On a morning in September, Bill Dyer stopped at an ATM on his way out of town for work. Moments later he was robbed and shot and left in the street to die. During many months in the hospital, Bill craved revenge; he obsessed about it. Filled with anger, hatred, and resentment, Bill never imagined that one day he would felt led to go into prison and share the impact of the crime with inmates.
Doing Time with God is one of the most memorable restorative justice books because, through the stories, you go into prison with Bill and other crime victims to meet with inmates in a restorative justice circle. Nothing is ever predictable when they come together, open up, and listen to each others' life experiences for purposes of healing, restoration, and rehabilitation.
Victim-survivors remember all that they have lost; they share their pain and the ways in which their lives have never been the same; and they talk about how the crime still affects them...many years later. Offenders are confronted with the pain and hurt that they have caused, and they open up wounds from past hurts of their own. Walls of fear and defensiveness are leveled by vulnerability, compassion, and tears.
Raw emotions pour out. The journey to peace is messy, turbulent, and intense. Sometimes it is heartbreaking. But even when it isn't pretty, the way to peace is beautiful in how it unfolds and miraculous in the way that lives are transformed.
If you have been in search of the best restorative justice in prisons books, you are in a great place. Doing Time With God shines light on what it is to experience an in-custody restorative justice program. Of the many restorative justice books on the market today, people are searching for the best restorative justice reading list that gives them the information they are seeking.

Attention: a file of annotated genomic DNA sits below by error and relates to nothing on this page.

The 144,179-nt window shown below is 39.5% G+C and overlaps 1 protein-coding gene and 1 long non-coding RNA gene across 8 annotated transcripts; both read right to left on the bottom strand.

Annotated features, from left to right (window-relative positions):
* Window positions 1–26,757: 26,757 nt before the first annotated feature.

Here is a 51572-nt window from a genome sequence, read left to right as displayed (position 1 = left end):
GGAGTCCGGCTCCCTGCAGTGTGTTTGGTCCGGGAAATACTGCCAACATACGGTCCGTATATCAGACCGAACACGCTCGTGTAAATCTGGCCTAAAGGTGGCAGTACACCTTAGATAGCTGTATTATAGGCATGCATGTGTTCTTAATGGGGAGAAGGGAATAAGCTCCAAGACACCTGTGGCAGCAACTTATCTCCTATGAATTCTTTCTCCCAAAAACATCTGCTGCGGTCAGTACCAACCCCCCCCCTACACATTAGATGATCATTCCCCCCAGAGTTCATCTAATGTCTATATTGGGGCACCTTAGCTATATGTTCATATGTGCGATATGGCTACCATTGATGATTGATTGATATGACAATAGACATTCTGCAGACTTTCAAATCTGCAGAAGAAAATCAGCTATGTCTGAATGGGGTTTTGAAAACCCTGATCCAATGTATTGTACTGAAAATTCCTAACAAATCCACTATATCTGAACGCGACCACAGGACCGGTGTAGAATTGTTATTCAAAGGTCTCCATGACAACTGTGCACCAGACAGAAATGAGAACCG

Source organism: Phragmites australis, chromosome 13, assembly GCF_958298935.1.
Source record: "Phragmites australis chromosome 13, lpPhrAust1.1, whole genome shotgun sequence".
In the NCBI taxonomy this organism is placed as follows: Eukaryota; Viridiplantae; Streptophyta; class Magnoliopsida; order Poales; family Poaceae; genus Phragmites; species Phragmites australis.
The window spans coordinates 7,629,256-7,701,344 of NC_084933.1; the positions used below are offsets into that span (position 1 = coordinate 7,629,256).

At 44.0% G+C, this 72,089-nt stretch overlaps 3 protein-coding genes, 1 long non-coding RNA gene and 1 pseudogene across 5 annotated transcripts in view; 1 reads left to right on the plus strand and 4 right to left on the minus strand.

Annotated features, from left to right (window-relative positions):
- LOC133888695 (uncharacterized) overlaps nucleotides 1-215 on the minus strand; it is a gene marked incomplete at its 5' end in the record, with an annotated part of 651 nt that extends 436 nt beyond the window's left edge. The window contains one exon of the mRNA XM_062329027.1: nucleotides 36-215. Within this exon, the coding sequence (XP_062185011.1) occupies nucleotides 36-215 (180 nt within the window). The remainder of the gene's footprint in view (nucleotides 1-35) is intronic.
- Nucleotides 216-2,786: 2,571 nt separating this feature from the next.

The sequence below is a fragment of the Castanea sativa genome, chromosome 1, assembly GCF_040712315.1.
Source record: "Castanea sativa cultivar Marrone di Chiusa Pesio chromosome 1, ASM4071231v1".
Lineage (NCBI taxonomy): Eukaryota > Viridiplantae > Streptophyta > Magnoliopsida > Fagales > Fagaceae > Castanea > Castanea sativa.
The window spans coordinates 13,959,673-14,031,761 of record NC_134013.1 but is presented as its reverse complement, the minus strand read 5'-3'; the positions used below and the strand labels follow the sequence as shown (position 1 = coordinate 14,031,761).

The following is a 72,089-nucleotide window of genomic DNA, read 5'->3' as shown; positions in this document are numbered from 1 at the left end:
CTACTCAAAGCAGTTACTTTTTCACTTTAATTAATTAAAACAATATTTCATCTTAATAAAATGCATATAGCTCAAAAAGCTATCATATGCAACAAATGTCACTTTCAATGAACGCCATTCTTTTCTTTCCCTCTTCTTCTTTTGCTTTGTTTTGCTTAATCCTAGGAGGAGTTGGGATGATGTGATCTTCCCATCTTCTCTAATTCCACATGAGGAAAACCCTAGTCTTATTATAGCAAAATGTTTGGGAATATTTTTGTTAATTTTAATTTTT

However, Doing Time With God is one of the best books on restorative justice that belongs with the best when it comes to giving the reader an experience of restorative justice in prisons. The reason is because it reveals the healing power of stories that are based on actual conversations between offenders and crime victim participants. Not only that, the stories apply to a broad spectrum of people - with victims of violence on one end and hardened offenders on the other, accounting for a vast number of people in between.
For readers who are interested in restorative justice readings in general, how God is working to heal people and repair the harm caused by crime (as much as possible), or perhaps growing and becoming more aware on their personal journey, Doing Time With God is a great choice for books about restorative justice.